A Nova Scotia labour advocate is calling for change, after the province hiked its minimum wage for experienced workers by 15 cents to $11 per hour effective April 1.
“We don’t believe it’s enough,” said Danny Cavanagh, president of the Nova Scotia Federation of Labour, of the modest increase.
“The way Nova Scotia looks at minimum wage needs to change.”
The province previously had the lowest minimum hourly rate in Canada, but Sunday’s change places it a hair above Saskatchewan’s rate of $10.96 per hour.
Cavanagh says a 15 cent increase won’t help lift low-wage earners out of poverty.
The labour federation is involved with Fight For 15, a global movement aiming to shine the spotlight on income inequality.
Cavanagh also serves on the Nova Scotia minimum wage review committee, and he says the current system of aligning increases to the consumer price index (CPI) needs to change.
“We need to take a look at what the median income is ... and make sure that we increase our wages in line with what the median income is and add CPI to it.”
Ideally, he’d like to see wages across the board raised to $15 per hour.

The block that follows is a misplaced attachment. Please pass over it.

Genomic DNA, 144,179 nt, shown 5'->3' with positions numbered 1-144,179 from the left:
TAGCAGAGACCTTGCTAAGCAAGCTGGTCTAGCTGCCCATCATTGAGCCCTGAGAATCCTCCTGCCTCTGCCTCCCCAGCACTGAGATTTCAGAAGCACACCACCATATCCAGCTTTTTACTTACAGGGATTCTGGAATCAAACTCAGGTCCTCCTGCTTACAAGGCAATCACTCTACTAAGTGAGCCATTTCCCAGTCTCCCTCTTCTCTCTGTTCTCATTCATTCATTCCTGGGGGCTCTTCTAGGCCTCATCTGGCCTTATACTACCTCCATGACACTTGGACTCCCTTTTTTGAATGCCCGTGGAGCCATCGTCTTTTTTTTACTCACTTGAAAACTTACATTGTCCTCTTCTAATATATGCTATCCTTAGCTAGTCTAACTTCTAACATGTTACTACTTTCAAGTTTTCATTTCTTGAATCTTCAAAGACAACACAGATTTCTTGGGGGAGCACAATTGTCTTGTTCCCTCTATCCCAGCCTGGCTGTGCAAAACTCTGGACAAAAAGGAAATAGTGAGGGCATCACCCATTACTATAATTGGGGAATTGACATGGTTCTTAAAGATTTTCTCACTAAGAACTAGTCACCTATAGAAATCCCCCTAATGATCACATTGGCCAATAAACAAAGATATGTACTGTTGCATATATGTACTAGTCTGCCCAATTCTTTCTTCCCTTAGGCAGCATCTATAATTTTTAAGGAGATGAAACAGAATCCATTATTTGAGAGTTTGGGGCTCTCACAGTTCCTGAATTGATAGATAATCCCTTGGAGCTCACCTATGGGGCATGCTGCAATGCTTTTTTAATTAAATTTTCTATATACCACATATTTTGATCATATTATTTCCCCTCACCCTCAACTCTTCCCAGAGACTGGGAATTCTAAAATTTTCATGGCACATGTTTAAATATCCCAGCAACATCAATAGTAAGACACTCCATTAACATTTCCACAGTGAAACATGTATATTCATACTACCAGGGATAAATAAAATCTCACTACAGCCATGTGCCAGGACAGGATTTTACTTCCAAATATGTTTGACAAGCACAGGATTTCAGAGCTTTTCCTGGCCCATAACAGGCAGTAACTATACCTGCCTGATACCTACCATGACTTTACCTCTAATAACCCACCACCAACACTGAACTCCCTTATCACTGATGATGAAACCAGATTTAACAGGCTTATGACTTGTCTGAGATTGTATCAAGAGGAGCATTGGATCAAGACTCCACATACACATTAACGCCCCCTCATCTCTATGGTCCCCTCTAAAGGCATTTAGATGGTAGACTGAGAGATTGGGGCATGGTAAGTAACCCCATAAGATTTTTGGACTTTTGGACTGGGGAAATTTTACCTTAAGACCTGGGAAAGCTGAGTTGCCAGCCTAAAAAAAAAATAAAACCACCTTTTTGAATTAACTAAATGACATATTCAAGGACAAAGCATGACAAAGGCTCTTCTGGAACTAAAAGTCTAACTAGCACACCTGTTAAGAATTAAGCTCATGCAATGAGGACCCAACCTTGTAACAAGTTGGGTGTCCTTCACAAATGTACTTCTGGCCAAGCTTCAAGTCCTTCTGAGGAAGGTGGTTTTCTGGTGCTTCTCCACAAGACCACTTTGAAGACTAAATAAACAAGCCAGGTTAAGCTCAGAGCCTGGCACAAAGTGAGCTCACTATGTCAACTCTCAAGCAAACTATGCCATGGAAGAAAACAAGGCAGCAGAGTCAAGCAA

However, the federal director of the Canadian Taxpayers Federation cautions against moving too quickly when it comes to wage increases.
Aaron Wudrick said it’s reasonable to raise wages in line with inflation, but bumping up wages by several dollars at once can force employers to reduce hours or even cut staff.
“The intent, of course, is to help people, but you can unintentionally end up harming some of those vulnerable people by actually decreasing employment,” said Wudrick.
Wudrick said Nova Scotia’s modest increase likely wont cause issues for employers.
“The more time (employers) are given to adjust, frankly, the easier it is for them to adjust, and the less of a chance that you’re going to throw people out of a job,” he said.
Newfoundland and Labrador’s minimum wage also went up by 15 cents on Sunday, bringing the rate up to $11.15, while New Brunswick’s wage went up by a quarter to $11.25.
Prince Edward Island’s minimum wage remains the highest in Atlantic Canada, increasing by 30 cents to $11.55 per hour.
Wages for all four Atlantic provinces are adjusted every year on April 1.